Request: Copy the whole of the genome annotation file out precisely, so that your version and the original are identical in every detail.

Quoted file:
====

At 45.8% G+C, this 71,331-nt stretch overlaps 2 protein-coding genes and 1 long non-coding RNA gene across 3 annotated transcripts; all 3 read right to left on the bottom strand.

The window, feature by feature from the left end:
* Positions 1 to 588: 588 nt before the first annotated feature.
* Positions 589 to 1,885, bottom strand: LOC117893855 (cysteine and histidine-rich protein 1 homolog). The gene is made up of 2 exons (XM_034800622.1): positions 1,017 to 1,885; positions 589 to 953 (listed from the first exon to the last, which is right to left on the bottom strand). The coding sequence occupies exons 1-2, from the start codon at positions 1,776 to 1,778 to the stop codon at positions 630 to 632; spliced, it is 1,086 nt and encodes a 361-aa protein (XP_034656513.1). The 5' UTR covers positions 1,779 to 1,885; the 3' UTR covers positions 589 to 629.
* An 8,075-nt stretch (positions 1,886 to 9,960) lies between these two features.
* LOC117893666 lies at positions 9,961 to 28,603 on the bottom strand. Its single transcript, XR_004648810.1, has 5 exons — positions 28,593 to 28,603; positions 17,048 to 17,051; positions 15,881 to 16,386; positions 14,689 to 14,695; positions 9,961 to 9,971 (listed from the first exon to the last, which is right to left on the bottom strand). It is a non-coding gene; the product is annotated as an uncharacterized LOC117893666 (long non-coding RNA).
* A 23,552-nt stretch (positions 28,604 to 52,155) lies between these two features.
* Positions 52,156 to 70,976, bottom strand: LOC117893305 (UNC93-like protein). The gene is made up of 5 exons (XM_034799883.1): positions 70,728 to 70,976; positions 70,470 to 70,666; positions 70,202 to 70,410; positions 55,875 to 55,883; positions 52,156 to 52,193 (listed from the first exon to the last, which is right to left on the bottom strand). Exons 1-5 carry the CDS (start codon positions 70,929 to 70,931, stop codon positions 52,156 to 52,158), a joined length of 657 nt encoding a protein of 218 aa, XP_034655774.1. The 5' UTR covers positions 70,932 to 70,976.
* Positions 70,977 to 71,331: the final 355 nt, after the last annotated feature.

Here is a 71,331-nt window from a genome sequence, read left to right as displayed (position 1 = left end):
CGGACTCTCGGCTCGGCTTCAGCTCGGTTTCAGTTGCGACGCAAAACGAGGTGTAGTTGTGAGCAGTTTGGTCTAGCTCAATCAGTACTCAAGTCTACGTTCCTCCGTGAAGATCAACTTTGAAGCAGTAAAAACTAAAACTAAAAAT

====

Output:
At 45.8% G+C, this 71,331-nt stretch overlaps 2 protein-coding genes and 1 long non-coding RNA gene across 3 annotated transcripts; all 3 read right to left on the bottom strand.

The window, feature by feature from the left end:
* Positions 1 to 588: 588 nt before the first annotated feature.
* Positions 589 to 1,885, bottom strand: LOC117893855 (cysteine and histidine-rich protein 1 homolog). The gene is made up of 2 exons (XM_034800622.1): positions 1,017 to 1,885; positions 589 to 953 (listed from the first exon to the last, which is right to left on the bottom strand). The coding sequence occupies exons 1-2, from the start codon at positions 1,776 to 1,778 to the stop codon at positions 630 to 632; spliced, it is 1,086 nt and encodes a 361-aa protein (XP_034656513.1). The 5' UTR covers positions 1,779 to 1,885; the 3' UTR covers positions 589 to 629.
* An 8,075-nt stretch (positions 1,886 to 9,960) lies between these two features.
* LOC117893666 lies at positions 9,961 to 28,603 on the bottom strand. Its single transcript, XR_004648810.1, has 5 exons — positions 28,593 to 28,603; positions 17,048 to 17,051; positions 15,881 to 16,386; positions 14,689 to 14,695; positions 9,961 to 9,971 (listed from the first exon to the last, which is right to left on the bottom strand). It is a non-coding gene; the product is annotated as an uncharacterized LOC117893666 (long non-coding RNA).
* A 23,552-nt stretch (positions 28,604 to 52,155) lies between these two features.
* Positions 52,156 to 70,976, bottom strand: LOC117893305 (UNC93-like protein). The gene is made up of 5 exons (XM_034799883.1): positions 70,728 to 70,976; positions 70,470 to 70,666; positions 70,202 to 70,410; positions 55,875 to 55,883; positions 52,156 to 52,193 (listed from the first exon to the last, which is right to left on the bottom strand). Exons 1-5 carry the CDS (start codon positions 70,929 to 70,931, stop codon positions 52,156 to 52,158), a joined length of 657 nt encoding a protein of 218 aa, XP_034655774.1. The 5' UTR covers positions 70,932 to 70,976.
* Positions 70,977 to 71,331: the final 355 nt, after the last annotated feature.

Here is a 71,331-nt window from a genome sequence, read left to right as displayed (position 1 = left end):
CGGACTCTCGGCTCGGCTTCAGCTCGGTTTCAGTTGCGACGCAAAACGAGGTGTAGTTGTGAGCAGTTTGGTCTAGCTCAATCAGTACTCAAGTCTACGTTCCTCCGTGAAGATCAACTTTGAAGCAGTAAAAACTAAAACTAAAAAT